Forum for Science, Industry and Business

Sponsored by:     3M 
Search our Site:

 

New drug could reduce tissue damage after heart attack

27.04.2006


A study led by UCL (University College London) scientists has designed a new drug that inhibits the adverse effects of C reactive protein (CRP), a protein that contributes to tissue damage in heart attacks and strokes. The findings, published in the journal Nature, suggest that targeting CRP may produce both immediate and long-term clinical benefits following a heart attack.



CRP is normally present at trace levels in the blood but its concentration increases sharply in almost all diseases including trauma, infection, strokes and chronic illnesses such as rheumatoid arthritis and Crohn’s disease. CRP levels also rise dramatically after a heart attack. Patients with the greatest and most persistent increases in CRP concentration suffer higher mortality, and CRP is always deposited in and around the damaged heart tissue.

Inflammation contributes significantly to the extent of heart attack damage and this can be exacerbated by CRP. The UCL team has previously shown that human CRP increases the severity of damage in experimental models of heart attack and stroke. This first identified CRP as a valid therapeutic target. The present collaborative study has now rationally designed a potent small molecule inhibitor of CRP.


The new compound, bis(phosphocholine)-hexane, is bound by CRP, inhibits all CRP functions in the test tube, and blocks the tissue damaging effect of CRP in an experimental heart attack model.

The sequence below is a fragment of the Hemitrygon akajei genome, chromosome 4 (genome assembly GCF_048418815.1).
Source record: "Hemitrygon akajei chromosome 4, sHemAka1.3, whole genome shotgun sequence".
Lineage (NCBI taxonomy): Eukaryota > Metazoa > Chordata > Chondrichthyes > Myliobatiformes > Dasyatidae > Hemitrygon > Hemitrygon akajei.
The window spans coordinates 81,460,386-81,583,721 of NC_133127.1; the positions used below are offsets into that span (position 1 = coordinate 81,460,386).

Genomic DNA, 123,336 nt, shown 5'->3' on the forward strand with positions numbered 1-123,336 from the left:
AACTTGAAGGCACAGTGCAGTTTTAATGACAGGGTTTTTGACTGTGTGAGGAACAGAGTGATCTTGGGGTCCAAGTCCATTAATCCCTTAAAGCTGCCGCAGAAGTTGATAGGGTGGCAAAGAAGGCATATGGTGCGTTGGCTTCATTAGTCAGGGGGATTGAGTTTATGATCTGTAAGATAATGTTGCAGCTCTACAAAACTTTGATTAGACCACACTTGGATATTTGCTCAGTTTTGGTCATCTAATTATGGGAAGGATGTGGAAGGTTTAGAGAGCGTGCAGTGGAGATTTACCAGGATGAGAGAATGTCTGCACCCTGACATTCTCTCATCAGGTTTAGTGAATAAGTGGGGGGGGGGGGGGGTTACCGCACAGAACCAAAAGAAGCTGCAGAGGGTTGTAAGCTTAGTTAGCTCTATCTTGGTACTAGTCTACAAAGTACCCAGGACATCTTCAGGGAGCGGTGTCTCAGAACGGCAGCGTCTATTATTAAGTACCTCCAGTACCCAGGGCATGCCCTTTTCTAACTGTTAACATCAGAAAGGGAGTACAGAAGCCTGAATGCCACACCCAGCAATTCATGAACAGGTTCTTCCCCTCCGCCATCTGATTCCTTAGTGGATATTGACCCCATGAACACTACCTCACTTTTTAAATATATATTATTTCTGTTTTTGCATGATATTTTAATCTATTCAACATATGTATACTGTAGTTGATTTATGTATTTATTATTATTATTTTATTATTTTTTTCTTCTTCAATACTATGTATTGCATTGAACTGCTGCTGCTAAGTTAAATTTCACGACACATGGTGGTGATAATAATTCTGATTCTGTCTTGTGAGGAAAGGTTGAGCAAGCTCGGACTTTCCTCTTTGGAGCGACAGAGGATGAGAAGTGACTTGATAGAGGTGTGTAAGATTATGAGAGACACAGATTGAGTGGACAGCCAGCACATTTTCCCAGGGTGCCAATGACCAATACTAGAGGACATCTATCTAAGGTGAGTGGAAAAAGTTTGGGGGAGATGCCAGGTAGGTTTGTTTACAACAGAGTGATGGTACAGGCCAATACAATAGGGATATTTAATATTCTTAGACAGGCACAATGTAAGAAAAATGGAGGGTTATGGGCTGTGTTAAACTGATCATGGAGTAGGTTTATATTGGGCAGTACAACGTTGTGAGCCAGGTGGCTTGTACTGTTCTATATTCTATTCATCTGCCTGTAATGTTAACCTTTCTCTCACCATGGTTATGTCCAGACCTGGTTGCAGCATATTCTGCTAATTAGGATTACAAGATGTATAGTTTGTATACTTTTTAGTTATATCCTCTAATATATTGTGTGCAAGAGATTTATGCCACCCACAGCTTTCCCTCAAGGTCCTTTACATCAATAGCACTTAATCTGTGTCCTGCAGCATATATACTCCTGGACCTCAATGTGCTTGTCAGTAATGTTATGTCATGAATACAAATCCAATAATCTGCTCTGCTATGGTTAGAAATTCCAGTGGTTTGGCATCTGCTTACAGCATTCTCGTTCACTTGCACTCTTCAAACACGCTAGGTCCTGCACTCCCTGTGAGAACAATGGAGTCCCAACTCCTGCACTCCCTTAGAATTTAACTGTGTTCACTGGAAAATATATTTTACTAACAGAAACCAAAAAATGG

Professor Mark Pepys, of the UCL Centre for Amyloidosis and Acute Phase Proteins, whose work on CRP has been supported by the Medical Research Council since 1979, says: “Although heart attacks are responsible for about one third of all deaths in developed countries, most patients survive a first heart attack. However, if they have a large scar, patients go on to develop heart failure which is eventually fatal. Reducing the immediate damage is thus critically important.

“We had previously invented a new mechanism of drug action for small molecules bound by target proteins. Coupled with knowledge of the structure and properties of CRP, we were able to design the CRP inhibitor."

“We now propose to develop a CRP inhibitor as rapidly as possible for testing in patients with heart attacks."

“The drug would be given as soon as patients arrived in hospital. If effective, it would reduce the amount of damage in the heart, thus limiting both early mortality and the size of the scar left in the heart."

“Provided adequate support is available, it should be possible to undertake clinical trials of CRP inhibition within a couple of years. If the treatment proves safe and effective, we also aim to investigate its effectiveness in strokes."

“It is likely that CRP contributes to tissue damage in a range of diseases in which CRP levels are greatly increased, and the inhibition of CRP may thus find broad application in medicine.”

Jenny Gimpel | alfa
Further information:
http://www.ucl.ac.uk

More articles from Health and Medicine:

nachricht New malaria analysis method reveals disease severity in minutes
14.08.2017 | University of British Columbia

nachricht New type of blood cells work as indicators of autoimmunity
14.08.2017 | Instituto de Medicina Molecular

All articles from Health and Medicine >>>

The most recent press releases about innovation >>>

Die letzten 5 Focus-News des innovations-reports im Überblick:

Im Focus: Fizzy soda water could be key to clean manufacture of flat wonder material: Graphene